The Tokyo Game Show isn't just triple-A console titles and new hardware. Oh no, there's Food Practice Shooter too. It's the work of Takayuki Kosaka from Kanagawa's Institute of Technology, with the noble aim of getting kids to eat more vegetables. How? By making vegetable eating an integral part of a light-gun game. The shooting part is pretty standard: you pull the trigger and shoot the veggie enemies on screen just like any point-and-shoot game you've played in the arcade. However, to reload, you need to pluck one of three vegetable-based snacks from the cups on the surface in front of you. (We'd assume real-life tests would use vibrant, fresh carrot sticks -- these snack substitutes were a little too tasty in their own right). Then you chew. The PC running the concept game connects to a head-set with a distance sensor pointing at your cheek -- you calibrate your chewing before you get into the game itself.
As you chew on each snack, it recharges one of three ammo category, whether it's green peppers, tomatoes or carrots. Gnaw faster and you'll recharge more ammo. The game also snaps a brief shot of the player once they've finished reloading -- it's also another opportunity to calibrate the sensor to your (non-masticating) face. Catch our test subject's smile on the high score screen -- you'll find it at the end of our video, which is right after the break.
Yes, there's a fleet of camera-equipped, remote-controlled blimps live-streaming a bird's-eye view of Google I/O on YouTube, right now. It's called Google AirShow and it's taken over the airspace within Moscone Center. We briefly chatted with Chris Miller, a software engineer with AKQA (the company that put the dirigibles together for Google), about the technology used in each aircraft. It all begins with an off-the-shelf model airship that's flown manually via standard a 2.4GHz radio. Each blimp is outfitted with a servo-controlled USB camera and 5GHz USB WiFi dongle which are both connected to a Raspberry Pi board running Debian, VLC and Python. A custom-designed Li-polymer battery system powers the on-board electronics. The webcam encodes video as motion-JPEG (720p, 30fps) and VLC generates a YouTube-compatible RTSP stream that's broadcast over WiFi. Python's used to pan the servo-controlled camera via the Raspberry Pi's PWM output. The result is pretty awesome. But don't just take our word for it -- check out the gallery and source link below, then watch our hands-on video after the break.
Cornell University may be the host of the Cornell Cup competition, but that doesn't mean it can't bring its own robots to join in on the fun. This year, students brought along a few bots, dubbed dunebots, outfitted with all-terrain wheels and equipped with laser tag turrets. The rugged rig features a pair of cameras, a dustproof and water resistant chassis, air intakes capped with filters, and other components for suspension and steering. Not only does the team plan on releasing code and documentation for the project, but the hardware was designed with modularity in mind, so others can build their own modified versions.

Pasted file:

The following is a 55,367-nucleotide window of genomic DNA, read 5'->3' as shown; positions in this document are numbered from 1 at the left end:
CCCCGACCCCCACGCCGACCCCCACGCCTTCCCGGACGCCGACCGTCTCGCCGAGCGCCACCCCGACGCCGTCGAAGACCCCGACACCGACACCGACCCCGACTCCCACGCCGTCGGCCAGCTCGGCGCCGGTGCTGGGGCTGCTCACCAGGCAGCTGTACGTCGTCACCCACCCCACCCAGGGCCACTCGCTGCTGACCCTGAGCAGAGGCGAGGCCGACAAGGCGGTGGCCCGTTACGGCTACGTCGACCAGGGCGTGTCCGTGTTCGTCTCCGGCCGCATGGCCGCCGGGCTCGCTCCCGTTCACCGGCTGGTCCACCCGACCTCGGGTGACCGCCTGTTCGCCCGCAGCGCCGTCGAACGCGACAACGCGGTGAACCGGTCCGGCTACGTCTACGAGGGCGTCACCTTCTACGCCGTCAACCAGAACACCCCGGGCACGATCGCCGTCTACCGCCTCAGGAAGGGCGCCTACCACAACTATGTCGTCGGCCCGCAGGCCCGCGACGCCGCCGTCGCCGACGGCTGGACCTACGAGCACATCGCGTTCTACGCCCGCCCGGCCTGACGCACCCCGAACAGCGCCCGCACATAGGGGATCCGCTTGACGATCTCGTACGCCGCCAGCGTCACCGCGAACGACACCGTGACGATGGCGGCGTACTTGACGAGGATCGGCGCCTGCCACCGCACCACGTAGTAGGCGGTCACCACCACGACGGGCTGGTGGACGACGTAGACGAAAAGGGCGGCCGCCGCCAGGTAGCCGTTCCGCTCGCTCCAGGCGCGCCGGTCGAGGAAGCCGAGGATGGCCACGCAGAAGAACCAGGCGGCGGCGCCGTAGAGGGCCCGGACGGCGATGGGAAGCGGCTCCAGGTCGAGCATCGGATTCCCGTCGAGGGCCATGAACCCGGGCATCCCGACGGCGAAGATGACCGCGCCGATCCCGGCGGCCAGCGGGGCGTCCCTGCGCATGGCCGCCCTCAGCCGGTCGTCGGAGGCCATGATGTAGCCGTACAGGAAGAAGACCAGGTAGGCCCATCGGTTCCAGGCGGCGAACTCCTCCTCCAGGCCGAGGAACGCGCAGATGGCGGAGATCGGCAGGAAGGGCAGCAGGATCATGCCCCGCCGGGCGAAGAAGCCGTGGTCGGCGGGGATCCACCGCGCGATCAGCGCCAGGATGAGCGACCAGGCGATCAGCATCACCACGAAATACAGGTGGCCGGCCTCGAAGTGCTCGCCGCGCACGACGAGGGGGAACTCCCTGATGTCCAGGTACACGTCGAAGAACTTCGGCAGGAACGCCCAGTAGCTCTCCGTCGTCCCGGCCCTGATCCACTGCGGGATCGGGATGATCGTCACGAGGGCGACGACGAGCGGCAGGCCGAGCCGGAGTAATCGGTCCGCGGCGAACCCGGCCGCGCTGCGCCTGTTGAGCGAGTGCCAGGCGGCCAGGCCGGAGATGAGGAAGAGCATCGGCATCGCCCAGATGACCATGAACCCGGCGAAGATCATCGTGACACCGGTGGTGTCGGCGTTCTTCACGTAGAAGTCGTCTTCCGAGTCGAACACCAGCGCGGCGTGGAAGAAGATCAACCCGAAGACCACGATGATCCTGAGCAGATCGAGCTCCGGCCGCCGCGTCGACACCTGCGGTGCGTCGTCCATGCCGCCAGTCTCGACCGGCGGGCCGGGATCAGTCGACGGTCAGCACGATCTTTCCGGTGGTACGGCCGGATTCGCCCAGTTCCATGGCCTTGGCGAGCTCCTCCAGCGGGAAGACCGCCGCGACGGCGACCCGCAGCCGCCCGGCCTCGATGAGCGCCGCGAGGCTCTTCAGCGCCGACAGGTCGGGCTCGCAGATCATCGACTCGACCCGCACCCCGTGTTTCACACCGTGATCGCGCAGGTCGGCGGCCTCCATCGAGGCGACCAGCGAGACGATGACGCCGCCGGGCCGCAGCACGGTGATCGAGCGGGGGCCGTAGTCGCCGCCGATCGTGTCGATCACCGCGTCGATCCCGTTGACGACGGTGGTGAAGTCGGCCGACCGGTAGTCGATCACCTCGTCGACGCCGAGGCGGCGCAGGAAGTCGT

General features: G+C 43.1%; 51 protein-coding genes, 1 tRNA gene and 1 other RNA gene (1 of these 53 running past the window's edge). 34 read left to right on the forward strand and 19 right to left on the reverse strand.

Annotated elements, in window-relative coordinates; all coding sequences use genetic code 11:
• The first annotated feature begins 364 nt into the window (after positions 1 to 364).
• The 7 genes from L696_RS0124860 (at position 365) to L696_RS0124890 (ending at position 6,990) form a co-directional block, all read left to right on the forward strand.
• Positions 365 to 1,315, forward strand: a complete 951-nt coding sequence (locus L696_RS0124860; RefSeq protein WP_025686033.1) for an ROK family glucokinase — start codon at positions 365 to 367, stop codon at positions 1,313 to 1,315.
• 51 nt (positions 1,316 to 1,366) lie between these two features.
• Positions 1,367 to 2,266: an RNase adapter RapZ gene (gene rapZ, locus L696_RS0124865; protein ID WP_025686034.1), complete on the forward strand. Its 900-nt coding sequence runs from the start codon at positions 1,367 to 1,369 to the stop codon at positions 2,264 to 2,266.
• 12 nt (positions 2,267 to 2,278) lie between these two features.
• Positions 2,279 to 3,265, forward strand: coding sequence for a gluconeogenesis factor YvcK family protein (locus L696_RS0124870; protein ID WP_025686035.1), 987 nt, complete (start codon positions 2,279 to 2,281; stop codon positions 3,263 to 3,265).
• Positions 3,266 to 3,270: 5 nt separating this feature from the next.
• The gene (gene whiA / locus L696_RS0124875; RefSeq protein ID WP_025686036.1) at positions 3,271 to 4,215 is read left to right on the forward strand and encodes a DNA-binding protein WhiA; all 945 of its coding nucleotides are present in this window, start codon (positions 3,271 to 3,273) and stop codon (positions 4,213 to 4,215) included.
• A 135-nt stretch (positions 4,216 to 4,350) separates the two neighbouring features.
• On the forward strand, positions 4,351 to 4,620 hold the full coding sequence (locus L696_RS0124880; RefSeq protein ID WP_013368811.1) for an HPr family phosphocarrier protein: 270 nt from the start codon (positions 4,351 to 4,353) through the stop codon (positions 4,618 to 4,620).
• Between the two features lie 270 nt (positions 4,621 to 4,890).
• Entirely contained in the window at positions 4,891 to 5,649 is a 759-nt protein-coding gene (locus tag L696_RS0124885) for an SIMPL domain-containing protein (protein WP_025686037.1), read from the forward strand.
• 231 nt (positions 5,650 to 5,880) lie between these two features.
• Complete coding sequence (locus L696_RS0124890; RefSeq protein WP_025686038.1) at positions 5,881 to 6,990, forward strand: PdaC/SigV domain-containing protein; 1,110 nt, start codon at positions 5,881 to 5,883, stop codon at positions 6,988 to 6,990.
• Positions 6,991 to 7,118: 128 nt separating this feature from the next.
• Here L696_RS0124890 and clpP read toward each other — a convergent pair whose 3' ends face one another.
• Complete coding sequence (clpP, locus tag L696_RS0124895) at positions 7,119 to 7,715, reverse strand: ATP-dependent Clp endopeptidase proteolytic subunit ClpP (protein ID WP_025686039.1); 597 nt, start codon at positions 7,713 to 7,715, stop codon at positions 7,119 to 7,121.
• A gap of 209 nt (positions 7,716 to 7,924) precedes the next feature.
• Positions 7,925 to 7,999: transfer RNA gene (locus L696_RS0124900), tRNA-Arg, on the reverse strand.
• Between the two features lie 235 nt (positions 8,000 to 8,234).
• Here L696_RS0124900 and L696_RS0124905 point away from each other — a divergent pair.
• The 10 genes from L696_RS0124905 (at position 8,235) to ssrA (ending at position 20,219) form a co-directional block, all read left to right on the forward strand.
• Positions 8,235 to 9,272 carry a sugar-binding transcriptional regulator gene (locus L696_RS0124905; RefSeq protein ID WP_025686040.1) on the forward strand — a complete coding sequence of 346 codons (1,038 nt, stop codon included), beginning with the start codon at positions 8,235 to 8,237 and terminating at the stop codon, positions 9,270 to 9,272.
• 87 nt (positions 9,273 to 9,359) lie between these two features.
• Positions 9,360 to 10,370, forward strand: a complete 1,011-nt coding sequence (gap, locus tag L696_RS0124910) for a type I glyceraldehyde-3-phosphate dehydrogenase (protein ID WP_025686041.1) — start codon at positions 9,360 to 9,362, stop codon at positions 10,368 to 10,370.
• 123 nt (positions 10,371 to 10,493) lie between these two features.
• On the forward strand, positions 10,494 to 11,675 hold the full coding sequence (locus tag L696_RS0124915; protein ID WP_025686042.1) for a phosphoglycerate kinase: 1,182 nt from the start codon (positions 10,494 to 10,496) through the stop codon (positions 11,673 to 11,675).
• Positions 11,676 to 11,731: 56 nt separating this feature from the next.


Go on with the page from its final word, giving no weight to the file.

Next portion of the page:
Taking the robot into battle requires two pilots armed with Xbox 360 controllers: one directing where it travels, and another aiming the turret and firing. Driving the buggy over the web is also possible, though it takes a few seconds for it to react. The group also baked in voice controls, to boot. If you're not watching the car duke it out in person, you can even tune in over the web and watch a live video stream from one of its onboard cams. Its top speeds haven't been firmly nailed down, but the team says the bot was running at approximately 35 percent of its full potential, since it was deemed too fast for conference attendees. Hit the jump to catch us talk with the effort's Computer Science lead Mike Dezube, and to see a dunebot in action.
TitanArm already took home silver in a competition for senior projects at the University of Pennsylvania, and now the team behind it is visiting Orlando to compete in the Intel-sponsored Cornell Cup for embedded design. We stopped by the showroom and snagged a few minutes with the crew to take a look at their creation: an 18-pound, untethered, self-powered exoskeleton arm constructed for less than $2,000.
To wield the contraption, users attach the cable-driven mechanical appendage to themselves with straps from a military-grade hiking backpack, and guide it with a thumbstick on a nunchuck-like controller. If a load needs to be held in place, the wearer can jab a button on the hand-held control to apply a brake. A Beagle Bone drives the logic for the setup, and it can stream data such as range of motion wirelessly to a computer. As for battery-life, they group says the upper-body suit has previously squeezed out over 24 hours of use without having to recharge.